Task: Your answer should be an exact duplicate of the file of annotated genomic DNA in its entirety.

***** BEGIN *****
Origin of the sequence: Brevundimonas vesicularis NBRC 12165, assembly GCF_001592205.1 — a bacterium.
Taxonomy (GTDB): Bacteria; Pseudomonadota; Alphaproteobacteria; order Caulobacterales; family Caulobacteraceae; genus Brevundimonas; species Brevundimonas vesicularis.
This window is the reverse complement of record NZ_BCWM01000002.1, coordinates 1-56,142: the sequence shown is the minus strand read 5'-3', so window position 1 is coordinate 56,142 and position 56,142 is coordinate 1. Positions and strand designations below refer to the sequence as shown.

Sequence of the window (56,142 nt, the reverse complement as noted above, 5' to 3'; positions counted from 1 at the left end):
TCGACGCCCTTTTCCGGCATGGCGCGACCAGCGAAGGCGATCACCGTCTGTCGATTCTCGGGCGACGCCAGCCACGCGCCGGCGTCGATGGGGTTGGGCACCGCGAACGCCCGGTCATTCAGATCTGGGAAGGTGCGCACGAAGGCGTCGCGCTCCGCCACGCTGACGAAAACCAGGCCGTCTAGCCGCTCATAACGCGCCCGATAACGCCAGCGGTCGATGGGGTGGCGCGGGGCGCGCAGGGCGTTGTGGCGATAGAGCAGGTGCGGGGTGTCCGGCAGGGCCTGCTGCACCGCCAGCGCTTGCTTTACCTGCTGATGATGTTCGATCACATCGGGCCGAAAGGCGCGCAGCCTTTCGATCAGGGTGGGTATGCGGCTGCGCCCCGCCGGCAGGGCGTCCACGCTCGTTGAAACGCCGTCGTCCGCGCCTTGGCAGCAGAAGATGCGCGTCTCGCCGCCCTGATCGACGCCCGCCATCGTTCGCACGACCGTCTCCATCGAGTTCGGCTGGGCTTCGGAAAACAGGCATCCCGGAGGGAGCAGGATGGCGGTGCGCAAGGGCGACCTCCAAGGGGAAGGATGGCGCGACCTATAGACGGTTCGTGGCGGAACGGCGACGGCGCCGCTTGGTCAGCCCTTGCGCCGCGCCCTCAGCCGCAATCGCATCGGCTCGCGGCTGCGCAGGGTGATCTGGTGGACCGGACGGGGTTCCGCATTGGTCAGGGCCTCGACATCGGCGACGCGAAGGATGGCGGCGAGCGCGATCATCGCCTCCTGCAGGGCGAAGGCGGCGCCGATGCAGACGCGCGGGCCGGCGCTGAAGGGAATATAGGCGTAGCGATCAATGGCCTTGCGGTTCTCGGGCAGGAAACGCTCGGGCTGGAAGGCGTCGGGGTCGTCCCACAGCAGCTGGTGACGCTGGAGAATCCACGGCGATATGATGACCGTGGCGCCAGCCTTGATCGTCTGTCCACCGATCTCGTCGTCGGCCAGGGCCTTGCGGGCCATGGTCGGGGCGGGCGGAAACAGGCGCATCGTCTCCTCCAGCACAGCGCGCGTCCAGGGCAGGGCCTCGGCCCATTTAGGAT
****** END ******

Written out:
Origin of the sequence: Brevundimonas vesicularis NBRC 12165, assembly GCF_001592205.1 — a bacterium.
Taxonomy (GTDB): Bacteria; Pseudomonadota; Alphaproteobacteria; order Caulobacterales; family Caulobacteraceae; genus Brevundimonas; species Brevundimonas vesicularis.
This window is the reverse complement of record NZ_BCWM01000002.1, coordinates 1-56,142: the sequence shown is the minus strand read 5'-3', so window position 1 is coordinate 56,142 and position 56,142 is coordinate 1. Positions and strand designations below refer to the sequence as shown.

Sequence of the window (56,142 nt, the reverse complement as noted above, 5' to 3'; positions counted from 1 at the left end):
TCGACGCCCTTTTCCGGCATGGCGCGACCAGCGAAGGCGATCACCGTCTGTCGATTCTCGGGCGACGCCAGCCACGCGCCGGCGTCGATGGGGTTGGGCACCGCGAACGCCCGGTCATTCAGATCTGGGAAGGTGCGCACGAAGGCGTCGCGCTCCGCCACGCTGACGAAAACCAGGCCGTCTAGCCGCTCATAACGCGCCCGATAACGCCAGCGGTCGATGGGGTGGCGCGGGGCGCGCAGGGCGTTGTGGCGATAGAGCAGGTGCGGGGTGTCCGGCAGGGCCTGCTGCACCGCCAGCGCTTGCTTTACCTGCTGATGATGTTCGATCACATCGGGCCGAAAGGCGCGCAGCCTTTCGATCAGGGTGGGTATGCGGCTGCGCCCCGCCGGCAGGGCGTCCACGCTCGTTGAAACGCCGTCGTCCGCGCCTTGGCAGCAGAAGATGCGCGTCTCGCCGCCCTGATCGACGCCCGCCATCGTTCGCACGACCGTCTCCATCGAGTTCGGCTGGGCTTCGGAAAACAGGCATCCCGGAGGGAGCAGGATGGCGGTGCGCAAGGGCGACCTCCAAGGGGAAGGATGGCGCGACCTATAGACGGTTCGTGGCGGAACGGCGACGGCGCCGCTTGGTCAGCCCTTGCGCCGCGCCCTCAGCCGCAATCGCATCGGCTCGCGGCTGCGCAGGGTGATCTGGTGGACCGGACGGGGTTCCGCATTGGTCAGGGCCTCGACATCGGCGACGCGAAGGATGGCGGCGAGCGCGATCATCGCCTCCTGCAGGGCGAAGGCGGCGCCGATGCAGACGCGCGGGCCGGCGCTGAAGGGAATATAGGCGTAGCGATCAATGGCCTTGCGGTTCTCGGGCAGGAAACGCTCGGGCTGGAAGGCGTCGGGGTCGTCCCACAGCAGCTGGTGACGCTGGAGAATCCACGGCGATATGATGACCGTGGCGCCAGCCTTGATCGTCTGTCCACCGATCTCGTCGTCGGCCAGGGCCTTGCGGGCCATGGTCGGGGCGGGCGGAAACAGGCGCATCGTCTCCTCCAGCACAGCGCGCGTCCAGGGCAGGGCCTCGGCCCATTTAGGAT